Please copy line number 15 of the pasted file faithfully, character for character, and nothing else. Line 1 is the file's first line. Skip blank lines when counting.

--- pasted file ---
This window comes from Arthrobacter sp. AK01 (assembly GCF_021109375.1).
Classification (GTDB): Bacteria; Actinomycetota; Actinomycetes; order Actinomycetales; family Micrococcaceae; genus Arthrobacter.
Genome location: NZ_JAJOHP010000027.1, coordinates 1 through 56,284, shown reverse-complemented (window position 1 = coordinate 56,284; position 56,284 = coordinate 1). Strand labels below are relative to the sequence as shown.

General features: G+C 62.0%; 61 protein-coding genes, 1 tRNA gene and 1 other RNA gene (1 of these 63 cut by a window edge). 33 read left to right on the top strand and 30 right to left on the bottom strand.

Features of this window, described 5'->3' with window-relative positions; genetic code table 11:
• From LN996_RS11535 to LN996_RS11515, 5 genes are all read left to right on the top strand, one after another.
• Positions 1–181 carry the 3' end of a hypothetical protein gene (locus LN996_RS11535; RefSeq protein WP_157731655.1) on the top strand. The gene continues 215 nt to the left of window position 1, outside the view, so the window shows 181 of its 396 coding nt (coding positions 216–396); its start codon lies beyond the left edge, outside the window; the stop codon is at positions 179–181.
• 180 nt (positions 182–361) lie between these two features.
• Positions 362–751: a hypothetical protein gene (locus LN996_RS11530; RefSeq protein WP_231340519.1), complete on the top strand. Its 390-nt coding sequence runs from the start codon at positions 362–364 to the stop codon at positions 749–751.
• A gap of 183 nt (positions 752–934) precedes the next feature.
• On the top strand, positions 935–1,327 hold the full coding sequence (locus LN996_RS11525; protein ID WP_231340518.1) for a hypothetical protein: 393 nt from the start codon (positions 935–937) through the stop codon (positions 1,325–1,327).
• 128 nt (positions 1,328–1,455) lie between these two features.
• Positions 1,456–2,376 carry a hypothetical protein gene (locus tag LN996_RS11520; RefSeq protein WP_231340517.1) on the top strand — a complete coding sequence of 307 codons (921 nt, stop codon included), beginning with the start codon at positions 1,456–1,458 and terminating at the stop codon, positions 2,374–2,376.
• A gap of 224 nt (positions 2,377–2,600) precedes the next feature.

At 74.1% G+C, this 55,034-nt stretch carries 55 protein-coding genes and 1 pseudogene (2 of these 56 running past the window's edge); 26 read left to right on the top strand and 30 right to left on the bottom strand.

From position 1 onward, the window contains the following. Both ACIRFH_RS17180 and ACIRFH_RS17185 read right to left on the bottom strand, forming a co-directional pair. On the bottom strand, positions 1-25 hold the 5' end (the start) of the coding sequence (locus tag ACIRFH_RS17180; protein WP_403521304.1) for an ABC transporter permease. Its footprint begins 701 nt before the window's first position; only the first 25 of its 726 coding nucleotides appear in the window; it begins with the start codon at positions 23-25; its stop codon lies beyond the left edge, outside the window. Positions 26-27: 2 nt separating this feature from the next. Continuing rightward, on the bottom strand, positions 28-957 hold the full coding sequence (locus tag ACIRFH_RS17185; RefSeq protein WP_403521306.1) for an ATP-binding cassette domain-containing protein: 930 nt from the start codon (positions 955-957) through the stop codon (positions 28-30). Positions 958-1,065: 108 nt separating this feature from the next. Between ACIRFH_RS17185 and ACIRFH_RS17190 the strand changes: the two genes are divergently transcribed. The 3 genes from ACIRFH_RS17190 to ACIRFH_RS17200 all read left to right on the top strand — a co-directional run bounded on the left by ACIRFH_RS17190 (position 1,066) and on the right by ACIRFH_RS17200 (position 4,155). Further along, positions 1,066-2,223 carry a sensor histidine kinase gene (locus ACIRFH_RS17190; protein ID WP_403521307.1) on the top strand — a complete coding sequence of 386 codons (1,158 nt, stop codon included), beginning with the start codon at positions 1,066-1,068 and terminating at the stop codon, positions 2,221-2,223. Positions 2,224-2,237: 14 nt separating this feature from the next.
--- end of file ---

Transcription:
At 74.1% G+C, this 55,034-nt stretch carries 55 protein-coding genes and 1 pseudogene (2 of these 56 running past the window's edge); 26 read left to right on the top strand and 30 right to left on the bottom strand.